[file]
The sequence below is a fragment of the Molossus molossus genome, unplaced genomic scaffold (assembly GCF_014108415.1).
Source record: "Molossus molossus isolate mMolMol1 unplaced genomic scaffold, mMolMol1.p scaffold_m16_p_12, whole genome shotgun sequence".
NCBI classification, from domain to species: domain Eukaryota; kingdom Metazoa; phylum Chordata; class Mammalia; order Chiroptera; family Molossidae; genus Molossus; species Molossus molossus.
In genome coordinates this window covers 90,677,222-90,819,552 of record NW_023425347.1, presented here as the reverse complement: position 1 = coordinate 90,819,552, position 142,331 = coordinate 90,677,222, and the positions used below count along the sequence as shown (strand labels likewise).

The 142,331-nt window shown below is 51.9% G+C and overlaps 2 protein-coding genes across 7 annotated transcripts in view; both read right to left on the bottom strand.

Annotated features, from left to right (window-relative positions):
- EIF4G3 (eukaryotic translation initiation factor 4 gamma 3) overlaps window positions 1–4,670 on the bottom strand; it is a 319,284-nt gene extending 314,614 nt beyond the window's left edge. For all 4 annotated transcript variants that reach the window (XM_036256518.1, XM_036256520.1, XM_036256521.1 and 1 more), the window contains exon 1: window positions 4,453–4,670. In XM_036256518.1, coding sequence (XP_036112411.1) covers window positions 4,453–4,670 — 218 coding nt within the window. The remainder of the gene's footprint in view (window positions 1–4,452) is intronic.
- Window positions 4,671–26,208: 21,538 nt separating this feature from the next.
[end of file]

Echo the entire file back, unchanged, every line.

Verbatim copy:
The sequence below is a fragment of the Molossus molossus genome, unplaced genomic scaffold (assembly GCF_014108415.1).
Source record: "Molossus molossus isolate mMolMol1 unplaced genomic scaffold, mMolMol1.p scaffold_m16_p_12, whole genome shotgun sequence".
NCBI classification, from domain to species: domain Eukaryota; kingdom Metazoa; phylum Chordata; class Mammalia; order Chiroptera; family Molossidae; genus Molossus; species Molossus molossus.
In genome coordinates this window covers 90,677,222-90,819,552 of record NW_023425347.1, presented here as the reverse complement: position 1 = coordinate 90,819,552, position 142,331 = coordinate 90,677,222, and the positions used below count along the sequence as shown (strand labels likewise).

The 142,331-nt window shown below is 51.9% G+C and overlaps 2 protein-coding genes across 7 annotated transcripts in view; both read right to left on the bottom strand.

Annotated features, from left to right (window-relative positions):
- EIF4G3 (eukaryotic translation initiation factor 4 gamma 3) overlaps window positions 1–4,670 on the bottom strand; it is a 319,284-nt gene extending 314,614 nt beyond the window's left edge. For all 4 annotated transcript variants that reach the window (XM_036256518.1, XM_036256520.1, XM_036256521.1 and 1 more), the window contains exon 1: window positions 4,453–4,670. In XM_036256518.1, coding sequence (XP_036112411.1) covers window positions 4,453–4,670 — 218 coding nt within the window. The remainder of the gene's footprint in view (window positions 1–4,452) is intronic.
- Window positions 4,671–26,208: 21,538 nt separating this feature from the next.